Finally, last month’s article “The Impact Spectrum” marked a return to the original plan, picking up the theme of purpose-driven business and its role in society. The same month, the team’s amazing commitment meant we were able to launch Evo Accelerator and welcome the first 25 businesses onto the course.

Despite all the difficulties, I don’t have any sense that 2020 has been a wasted year. We opened Poplar Works. We launched Evo Accelerator. We got planning consent to create a spectacular new public workspace in our Tottenham site. We delivered two more cohorts of Sustainable Fashion Accelerator. Discussions are underway regarding three large-scale workspace projects. And after the delays with Fish Island Village, fit-out for the remaining nine blocks begins in January.

As a team, we’ve learned that shared values and purpose make us incredibly strong. We’ve overcome huge operational and psychological challenges. We’ve reinvented what we’re doing day by day. We’ve supported each other, and found support ready when we needed it.

As a company, we’ve discovered that our approach to running workspaces, and the attention we put into every individual’s wellbeing and success, is also the basis for a resilient business. Whilst many commercial workspaces have seen catastrophic falls in occupancy, all but one of The Trampery’s workspaces have actually seen occupancy rise during the pandemic.

As an individual, I’ve learned a lot about leadership in a crisis. During the most critical periods, I knew the team needed me to be very present, and to set clear direction, and I did my utmost to give them what they needed from me. Amidst so much fear and uncertainty I always sought to remain calm, optimistic and cheerful, helping others to relax and focus on what they needed to do.

Writing these articles has been a wonderfully rewarding experience. Every month it’s been a challenge to find the time, but I never lacked for things I wanted to write about. With that in mind, I plan to continue the monthly pattern into 2021. To everyone who’s shared the journey with me so far, thank you for your company. I send you my warmest wishes for this year’s end, and the new year to come. Let it be a year of change.

The Trampery is London’s largest independent workspace operator. It’s a purpose-led business that delivers workspaces and accelerator programmes for entrepreneurs and people who want to make an impact. The Trampery is committed to playing a role in the shift towards a more balanced form of capitalism, supporting entrepreneurs, startups and scaleups who pursue social and environmental benefits alongside profit. Learn more here.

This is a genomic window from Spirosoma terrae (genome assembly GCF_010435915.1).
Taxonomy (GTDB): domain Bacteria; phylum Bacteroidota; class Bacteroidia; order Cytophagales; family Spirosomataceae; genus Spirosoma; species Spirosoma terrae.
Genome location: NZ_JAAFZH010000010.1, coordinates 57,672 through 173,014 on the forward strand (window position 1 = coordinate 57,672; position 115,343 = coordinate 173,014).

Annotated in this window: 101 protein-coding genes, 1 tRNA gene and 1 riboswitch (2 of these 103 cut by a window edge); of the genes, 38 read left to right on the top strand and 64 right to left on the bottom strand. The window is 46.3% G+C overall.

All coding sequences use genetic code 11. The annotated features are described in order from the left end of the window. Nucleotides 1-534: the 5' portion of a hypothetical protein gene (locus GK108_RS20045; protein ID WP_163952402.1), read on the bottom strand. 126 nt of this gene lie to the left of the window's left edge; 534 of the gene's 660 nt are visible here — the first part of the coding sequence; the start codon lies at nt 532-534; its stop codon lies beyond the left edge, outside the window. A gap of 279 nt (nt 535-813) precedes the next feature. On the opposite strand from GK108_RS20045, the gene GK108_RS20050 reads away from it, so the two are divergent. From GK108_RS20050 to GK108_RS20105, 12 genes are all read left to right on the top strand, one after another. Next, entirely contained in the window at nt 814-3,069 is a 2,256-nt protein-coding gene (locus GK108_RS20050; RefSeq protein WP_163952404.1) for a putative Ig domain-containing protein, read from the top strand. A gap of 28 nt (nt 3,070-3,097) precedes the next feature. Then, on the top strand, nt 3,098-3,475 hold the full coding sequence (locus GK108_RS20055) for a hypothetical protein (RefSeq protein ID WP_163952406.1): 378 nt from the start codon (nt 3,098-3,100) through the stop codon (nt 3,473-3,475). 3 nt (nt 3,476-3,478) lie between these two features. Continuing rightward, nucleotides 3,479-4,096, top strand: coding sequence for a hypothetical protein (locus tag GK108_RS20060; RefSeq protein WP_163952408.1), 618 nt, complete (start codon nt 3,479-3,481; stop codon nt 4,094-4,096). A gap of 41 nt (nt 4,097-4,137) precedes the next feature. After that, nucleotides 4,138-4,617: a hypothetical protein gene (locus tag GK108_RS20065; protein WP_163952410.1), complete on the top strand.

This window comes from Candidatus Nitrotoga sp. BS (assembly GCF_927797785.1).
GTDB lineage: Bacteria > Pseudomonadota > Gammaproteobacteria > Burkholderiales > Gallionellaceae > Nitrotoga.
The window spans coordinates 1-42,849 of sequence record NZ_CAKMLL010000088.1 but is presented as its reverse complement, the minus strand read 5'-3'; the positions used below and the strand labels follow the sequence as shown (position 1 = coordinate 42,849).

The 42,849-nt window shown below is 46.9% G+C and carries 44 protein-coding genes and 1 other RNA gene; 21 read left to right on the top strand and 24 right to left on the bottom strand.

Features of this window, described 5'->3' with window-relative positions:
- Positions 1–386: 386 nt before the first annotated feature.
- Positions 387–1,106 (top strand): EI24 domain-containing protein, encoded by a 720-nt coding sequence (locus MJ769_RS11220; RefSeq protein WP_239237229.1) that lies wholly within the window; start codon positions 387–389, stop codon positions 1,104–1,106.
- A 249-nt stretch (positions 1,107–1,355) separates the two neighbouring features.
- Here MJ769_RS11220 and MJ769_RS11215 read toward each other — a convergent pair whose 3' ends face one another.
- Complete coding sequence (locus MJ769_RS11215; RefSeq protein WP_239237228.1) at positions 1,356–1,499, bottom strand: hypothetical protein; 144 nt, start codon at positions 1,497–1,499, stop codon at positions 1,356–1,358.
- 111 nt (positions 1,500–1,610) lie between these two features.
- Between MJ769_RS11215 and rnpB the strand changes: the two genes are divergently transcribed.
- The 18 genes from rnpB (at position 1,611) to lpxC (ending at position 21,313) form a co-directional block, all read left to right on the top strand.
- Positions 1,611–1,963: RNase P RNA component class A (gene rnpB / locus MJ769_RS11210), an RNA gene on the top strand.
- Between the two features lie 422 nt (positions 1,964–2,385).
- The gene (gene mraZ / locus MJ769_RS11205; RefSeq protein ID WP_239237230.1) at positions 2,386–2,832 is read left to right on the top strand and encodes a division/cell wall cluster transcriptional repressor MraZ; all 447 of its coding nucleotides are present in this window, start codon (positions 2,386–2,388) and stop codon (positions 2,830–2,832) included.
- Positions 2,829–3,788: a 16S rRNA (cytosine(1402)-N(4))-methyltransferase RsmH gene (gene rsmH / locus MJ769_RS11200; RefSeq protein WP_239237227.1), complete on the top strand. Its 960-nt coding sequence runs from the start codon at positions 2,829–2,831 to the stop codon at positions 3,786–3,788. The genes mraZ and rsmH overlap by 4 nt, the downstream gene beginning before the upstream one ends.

--

--

--

Studios, coworking & courses with a new approach to business; based in London, UK.

Recommended from Medium

COOL FACES OF BASTET NOIR: Meet Phoebe Kunitomi, the founder of Okko

Parag Gathani of Hundred: Five Things You Need To Create A Highly Successful Startup

New year, new goals, now what? Ten lessons from some of Silicon Valley’s fastest rising founders.

An Entrepreneurship Journey to Start

5billionsales Reviews | Earn your share of $500 billion commission! | It’s free to use

Startup Hack! The one trick they don’t teach you in founder bootcamp

Let’s Do This

4 new trends that will become the next big business

Get the Medium app

A button that says 'Download on the App Store', and if clicked it will lead you to the iOS App store
A button that says 'Get it on, Google Play', and if clicked it will lead you to the Google Play store
Charles Armstrong

Charles Armstrong

Founder & CEO, The Trampery

More from Medium

Resume tips I have learned as a Recruiter at one of the Big 5 IT companies (targeted towards fresh…

Important Lessons About The Telecommunication Industry You Need To Learn Before you hit 40

RECC’E OF THE DAY [03/03/22]